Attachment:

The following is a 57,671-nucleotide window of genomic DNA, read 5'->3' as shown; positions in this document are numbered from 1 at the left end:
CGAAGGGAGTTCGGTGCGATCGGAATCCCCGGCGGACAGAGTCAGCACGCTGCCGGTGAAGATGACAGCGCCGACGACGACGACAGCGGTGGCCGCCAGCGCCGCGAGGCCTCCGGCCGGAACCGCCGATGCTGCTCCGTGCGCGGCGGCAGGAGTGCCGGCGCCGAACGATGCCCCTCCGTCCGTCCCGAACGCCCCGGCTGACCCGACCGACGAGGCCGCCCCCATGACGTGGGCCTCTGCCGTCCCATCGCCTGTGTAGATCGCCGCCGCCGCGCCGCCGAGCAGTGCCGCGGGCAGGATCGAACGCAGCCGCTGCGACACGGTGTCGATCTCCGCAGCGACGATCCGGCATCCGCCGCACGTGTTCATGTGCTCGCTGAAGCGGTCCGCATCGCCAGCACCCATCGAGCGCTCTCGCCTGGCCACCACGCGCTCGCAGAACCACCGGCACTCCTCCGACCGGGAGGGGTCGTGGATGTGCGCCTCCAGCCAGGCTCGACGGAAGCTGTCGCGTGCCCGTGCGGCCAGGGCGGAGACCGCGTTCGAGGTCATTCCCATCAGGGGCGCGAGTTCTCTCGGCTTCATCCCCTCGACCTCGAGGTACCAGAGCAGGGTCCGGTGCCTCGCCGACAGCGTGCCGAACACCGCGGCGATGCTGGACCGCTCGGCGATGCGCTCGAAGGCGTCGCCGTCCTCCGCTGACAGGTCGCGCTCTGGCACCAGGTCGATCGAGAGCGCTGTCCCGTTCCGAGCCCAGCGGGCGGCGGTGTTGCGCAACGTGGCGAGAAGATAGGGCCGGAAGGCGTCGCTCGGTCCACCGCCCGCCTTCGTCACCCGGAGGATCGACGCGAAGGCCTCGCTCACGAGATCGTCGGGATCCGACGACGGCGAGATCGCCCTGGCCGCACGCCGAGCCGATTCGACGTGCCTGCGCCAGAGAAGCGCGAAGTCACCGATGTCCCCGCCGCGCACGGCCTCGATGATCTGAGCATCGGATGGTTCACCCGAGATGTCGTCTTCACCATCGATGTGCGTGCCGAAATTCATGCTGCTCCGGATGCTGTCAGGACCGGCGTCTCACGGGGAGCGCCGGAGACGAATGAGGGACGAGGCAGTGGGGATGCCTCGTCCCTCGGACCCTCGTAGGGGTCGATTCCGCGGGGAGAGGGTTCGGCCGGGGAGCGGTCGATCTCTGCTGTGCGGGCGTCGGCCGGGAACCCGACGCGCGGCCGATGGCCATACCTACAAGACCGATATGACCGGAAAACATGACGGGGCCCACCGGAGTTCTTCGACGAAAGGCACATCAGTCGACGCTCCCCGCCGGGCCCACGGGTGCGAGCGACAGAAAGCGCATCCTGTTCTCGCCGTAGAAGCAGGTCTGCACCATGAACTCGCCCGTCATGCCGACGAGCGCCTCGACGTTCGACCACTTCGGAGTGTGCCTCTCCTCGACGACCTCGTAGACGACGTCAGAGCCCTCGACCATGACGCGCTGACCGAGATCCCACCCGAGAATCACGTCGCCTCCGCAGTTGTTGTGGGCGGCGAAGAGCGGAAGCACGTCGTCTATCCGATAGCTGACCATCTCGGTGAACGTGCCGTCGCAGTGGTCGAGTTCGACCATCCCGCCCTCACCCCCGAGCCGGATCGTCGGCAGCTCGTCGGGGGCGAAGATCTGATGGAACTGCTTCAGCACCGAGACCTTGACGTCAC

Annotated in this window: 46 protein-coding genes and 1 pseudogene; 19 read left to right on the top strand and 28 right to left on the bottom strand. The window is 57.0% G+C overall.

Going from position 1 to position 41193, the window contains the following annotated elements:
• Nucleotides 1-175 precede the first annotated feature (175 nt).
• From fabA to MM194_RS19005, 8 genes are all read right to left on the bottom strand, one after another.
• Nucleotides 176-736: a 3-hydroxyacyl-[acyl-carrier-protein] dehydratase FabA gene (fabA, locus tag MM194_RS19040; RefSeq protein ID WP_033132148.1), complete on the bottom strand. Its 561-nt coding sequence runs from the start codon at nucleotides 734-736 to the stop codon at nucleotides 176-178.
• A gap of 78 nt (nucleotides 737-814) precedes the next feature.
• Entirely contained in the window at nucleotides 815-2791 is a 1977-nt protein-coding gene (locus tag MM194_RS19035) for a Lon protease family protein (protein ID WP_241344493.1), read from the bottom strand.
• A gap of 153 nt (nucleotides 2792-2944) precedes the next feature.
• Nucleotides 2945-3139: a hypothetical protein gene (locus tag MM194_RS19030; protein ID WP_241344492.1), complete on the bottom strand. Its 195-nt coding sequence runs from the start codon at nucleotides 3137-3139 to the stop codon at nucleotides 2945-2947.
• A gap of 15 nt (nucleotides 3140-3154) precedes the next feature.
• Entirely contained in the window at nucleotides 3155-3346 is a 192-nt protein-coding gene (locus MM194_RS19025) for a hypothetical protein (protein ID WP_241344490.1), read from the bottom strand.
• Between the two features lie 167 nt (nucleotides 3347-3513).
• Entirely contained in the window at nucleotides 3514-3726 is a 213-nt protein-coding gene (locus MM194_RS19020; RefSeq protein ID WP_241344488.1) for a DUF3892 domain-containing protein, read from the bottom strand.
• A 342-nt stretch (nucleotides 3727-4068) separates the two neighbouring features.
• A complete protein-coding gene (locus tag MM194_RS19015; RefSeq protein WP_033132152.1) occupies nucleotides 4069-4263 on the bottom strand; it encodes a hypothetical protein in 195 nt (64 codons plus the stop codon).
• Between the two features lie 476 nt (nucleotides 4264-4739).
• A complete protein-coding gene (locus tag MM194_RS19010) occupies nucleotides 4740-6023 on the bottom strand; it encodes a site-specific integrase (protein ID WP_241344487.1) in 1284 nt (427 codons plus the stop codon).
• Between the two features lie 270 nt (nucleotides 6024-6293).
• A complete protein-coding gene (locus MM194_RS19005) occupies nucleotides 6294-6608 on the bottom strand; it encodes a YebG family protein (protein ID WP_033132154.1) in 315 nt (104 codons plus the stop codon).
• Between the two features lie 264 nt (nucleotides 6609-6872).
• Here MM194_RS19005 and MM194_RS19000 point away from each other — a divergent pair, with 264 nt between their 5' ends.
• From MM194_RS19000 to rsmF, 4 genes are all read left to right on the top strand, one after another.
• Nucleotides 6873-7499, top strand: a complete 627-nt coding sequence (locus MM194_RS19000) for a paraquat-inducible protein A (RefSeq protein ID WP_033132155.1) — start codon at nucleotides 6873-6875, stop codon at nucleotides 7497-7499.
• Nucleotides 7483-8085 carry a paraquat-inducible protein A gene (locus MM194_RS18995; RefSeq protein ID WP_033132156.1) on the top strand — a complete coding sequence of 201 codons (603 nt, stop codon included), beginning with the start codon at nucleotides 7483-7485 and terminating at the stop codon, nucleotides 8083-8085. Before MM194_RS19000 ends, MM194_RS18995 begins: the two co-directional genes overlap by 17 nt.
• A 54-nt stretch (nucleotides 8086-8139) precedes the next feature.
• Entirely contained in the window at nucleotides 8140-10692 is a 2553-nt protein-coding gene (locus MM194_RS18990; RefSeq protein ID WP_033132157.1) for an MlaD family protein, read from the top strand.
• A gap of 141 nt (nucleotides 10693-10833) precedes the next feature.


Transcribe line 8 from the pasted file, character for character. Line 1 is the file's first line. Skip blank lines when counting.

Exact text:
• A gap of 78 nt (nucleotides 737-814) precedes the next feature.